The Bros. Landreth, “Got to Be You”
The kickoff single from the Landreths’ follow-up to their Juno Award-winning debut, Let It Lie, blends blue-eyed soul with heartland blues-rock. Joey Landreth, now an acclaimed solo artist in addition to the Bros. Landreth’s frontman, is on fire here, matching his chops on slide guitar with a voice that’s as big as John Hiatt’s.
Whiskey Myers, “Bury My Bones”
The Texas country-rockers, who dropped a major feather in their cap when they opened for the Rolling Stones last month, get ominous and moody on this marching ballad. “Tell my kin to pick up a shovel/wrestle that sugar sand and bury my bones,” sings Cody Cannon in the haunting chorus, successfully mixing Southern gothic with Southern rock.
The Rails, “Call Me When It All Goes Wrong”
The Rails amplify their folk-rock sound with “Call Me When It All Goes Wrong,” a hand-clapped, hook-laden anthem that has more in common with the Nineties alt-rock scene than the gentle sounds pioneered by singer Kami Thompson’s parents (folk icons Richard and Linda Thompson) during the early 1970s. Cancel the Sun, the Rails’ upcoming album, touches down this Friday.
Diane & the Gentle Men, “Little Things”
The title track from Diane & the Gentle Men’s Little Things EP is a propulsive pop-rocker built for open roads and unbroken horizons. Produced by Jesse Malin, the song shines its spotlight on frontwoman Diane Gentile, whose work as the onetime general manager of New York City’s Bowery Electric nightclub has been instrumental in preserving the city’s rock & roll roots.
Temecula Road, “Never Knew I Needed You”
The Salute sisters, Emma and Maddie, and bandmate Dawson Anderson stretch out the final weeks of summer with this breezy, windows-down jam, which celebrates those rare moments when someone special enters your life at exactly the right moment.
Valerie June, “Cosmic Dancer”
The last time we heard from Valerie June, she was remaking Jimi Hendrix’s “Little Wing” into a deep-space ballad. Here, she tackles a track from T. Rex’s Electric Warrior with similar celestial charm.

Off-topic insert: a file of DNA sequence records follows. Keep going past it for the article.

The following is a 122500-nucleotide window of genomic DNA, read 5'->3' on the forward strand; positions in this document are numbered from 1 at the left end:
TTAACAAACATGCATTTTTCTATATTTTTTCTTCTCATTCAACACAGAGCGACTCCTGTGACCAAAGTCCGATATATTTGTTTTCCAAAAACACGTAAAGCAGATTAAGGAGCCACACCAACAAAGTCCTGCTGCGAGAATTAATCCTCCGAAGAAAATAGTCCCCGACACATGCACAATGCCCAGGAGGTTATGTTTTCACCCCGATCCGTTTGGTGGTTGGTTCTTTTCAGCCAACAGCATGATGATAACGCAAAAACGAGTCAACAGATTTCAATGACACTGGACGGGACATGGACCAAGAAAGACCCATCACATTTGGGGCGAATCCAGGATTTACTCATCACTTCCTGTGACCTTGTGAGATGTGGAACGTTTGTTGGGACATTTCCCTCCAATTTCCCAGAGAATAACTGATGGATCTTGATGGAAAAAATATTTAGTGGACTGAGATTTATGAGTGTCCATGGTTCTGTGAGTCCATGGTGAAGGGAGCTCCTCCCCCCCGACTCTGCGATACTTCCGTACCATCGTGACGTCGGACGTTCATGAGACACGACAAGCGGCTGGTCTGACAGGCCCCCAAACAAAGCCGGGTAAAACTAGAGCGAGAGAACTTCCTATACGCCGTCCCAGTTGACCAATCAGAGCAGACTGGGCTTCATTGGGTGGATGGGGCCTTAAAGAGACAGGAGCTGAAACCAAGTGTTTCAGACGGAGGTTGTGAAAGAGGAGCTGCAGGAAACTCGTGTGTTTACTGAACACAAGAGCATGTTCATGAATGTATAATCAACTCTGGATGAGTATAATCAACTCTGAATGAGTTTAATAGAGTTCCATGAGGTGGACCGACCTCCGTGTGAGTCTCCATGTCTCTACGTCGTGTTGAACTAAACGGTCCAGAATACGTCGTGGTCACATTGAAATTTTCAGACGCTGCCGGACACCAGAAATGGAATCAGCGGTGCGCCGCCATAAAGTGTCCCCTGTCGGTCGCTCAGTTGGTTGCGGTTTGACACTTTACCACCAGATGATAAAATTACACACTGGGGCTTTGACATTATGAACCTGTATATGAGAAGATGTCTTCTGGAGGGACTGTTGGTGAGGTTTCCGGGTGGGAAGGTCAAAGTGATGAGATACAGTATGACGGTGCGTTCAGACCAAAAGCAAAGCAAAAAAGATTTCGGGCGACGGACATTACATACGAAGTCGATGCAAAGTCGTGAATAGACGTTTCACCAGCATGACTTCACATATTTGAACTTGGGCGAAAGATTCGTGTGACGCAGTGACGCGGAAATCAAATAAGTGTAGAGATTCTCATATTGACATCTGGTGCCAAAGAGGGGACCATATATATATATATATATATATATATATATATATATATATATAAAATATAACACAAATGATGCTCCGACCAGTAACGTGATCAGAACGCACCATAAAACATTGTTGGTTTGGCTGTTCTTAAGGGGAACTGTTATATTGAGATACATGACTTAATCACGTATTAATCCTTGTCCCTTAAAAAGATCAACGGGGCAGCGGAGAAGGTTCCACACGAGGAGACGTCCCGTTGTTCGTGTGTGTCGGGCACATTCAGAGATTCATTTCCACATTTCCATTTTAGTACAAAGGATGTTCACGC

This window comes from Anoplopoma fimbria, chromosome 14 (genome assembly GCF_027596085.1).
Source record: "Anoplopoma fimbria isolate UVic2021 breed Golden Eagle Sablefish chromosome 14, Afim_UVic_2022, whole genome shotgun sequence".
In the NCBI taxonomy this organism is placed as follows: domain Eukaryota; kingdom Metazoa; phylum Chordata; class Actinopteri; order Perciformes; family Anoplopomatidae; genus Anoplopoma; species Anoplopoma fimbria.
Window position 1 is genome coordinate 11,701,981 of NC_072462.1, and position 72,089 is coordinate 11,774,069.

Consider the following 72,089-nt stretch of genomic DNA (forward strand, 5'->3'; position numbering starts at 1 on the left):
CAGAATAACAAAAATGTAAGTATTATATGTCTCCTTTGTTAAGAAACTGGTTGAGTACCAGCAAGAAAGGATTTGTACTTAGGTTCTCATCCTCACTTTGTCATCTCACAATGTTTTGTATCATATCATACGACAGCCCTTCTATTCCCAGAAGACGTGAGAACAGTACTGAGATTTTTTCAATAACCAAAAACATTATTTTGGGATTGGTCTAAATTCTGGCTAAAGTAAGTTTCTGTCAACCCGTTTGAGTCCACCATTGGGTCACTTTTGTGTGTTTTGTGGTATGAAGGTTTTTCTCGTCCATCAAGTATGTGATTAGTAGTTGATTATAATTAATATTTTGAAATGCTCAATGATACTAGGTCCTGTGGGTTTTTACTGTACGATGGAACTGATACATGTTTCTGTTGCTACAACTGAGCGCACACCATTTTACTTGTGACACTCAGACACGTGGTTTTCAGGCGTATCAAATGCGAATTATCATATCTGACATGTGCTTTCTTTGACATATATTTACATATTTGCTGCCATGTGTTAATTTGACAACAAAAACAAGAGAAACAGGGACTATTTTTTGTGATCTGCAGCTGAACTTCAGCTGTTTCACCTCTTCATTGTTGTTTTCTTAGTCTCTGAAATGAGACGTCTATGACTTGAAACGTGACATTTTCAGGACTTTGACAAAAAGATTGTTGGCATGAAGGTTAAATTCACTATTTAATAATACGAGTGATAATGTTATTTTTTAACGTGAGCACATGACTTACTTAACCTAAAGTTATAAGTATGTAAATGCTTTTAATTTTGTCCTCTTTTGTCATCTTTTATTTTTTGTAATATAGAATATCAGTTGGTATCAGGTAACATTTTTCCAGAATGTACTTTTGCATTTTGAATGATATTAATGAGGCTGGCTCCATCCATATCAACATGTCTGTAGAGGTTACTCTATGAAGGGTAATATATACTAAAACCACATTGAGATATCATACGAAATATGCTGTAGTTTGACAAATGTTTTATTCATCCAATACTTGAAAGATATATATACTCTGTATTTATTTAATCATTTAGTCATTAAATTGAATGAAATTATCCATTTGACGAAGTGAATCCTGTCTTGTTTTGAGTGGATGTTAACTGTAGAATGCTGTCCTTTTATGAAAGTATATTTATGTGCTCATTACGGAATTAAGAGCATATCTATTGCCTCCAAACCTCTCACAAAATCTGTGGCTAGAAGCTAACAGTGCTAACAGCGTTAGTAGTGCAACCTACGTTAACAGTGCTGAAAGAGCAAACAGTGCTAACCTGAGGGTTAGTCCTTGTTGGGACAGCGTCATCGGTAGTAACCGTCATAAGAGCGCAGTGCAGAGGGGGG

Kelsey Waldon, “Sunday’s Children”
Signed to John Prine’s label after years of independence, Kelsey Waldon shines a light on the dangers of closed-minded religious fanaticism with this groove-driven track. Released on the upcoming White Noise/White Lines, “Sunday’s Children” is dark and foreboding, led by a minor-key bass pattern and psychedelic pedal steel.
Midland, “Cheatin’ Songs”
Midland keeps it retro with this heartbroken ballad, whose thickly-stacked harmonies and glassy guitar tones owe more to the country classics of the late Seventies and early Eighties than today’s hits. “She’s bringing back cheating songs,” goes the chorus, with lyrics that reference the band’s own nostalgic sound with a clever wink.
Kip Moore, “She’s Mine”
The wandering spirit Moore narrates his worldwide search for Mrs. Right, while palm-muted guitars and anthemic power chords create a chugging, cathartic backdrop. Rooted in Moore’s countrified interpretation of heartland rock & roll, “She’s Mine” splits the difference between Bon Jovi and the BoDeans.
Lady Antebellum, “Pictures”
Ten years after releasing the career-defining “Need You Now,” Lady Antebellum’s members get nostalgic with “Pictures,” a melancholy number that measures the gap between reality and fantasy. “The camera doesn’t show the way it hurts,” sings Hillary Scott, reflecting upon a relationship whose love has grown as faded as a vintage Polaroid.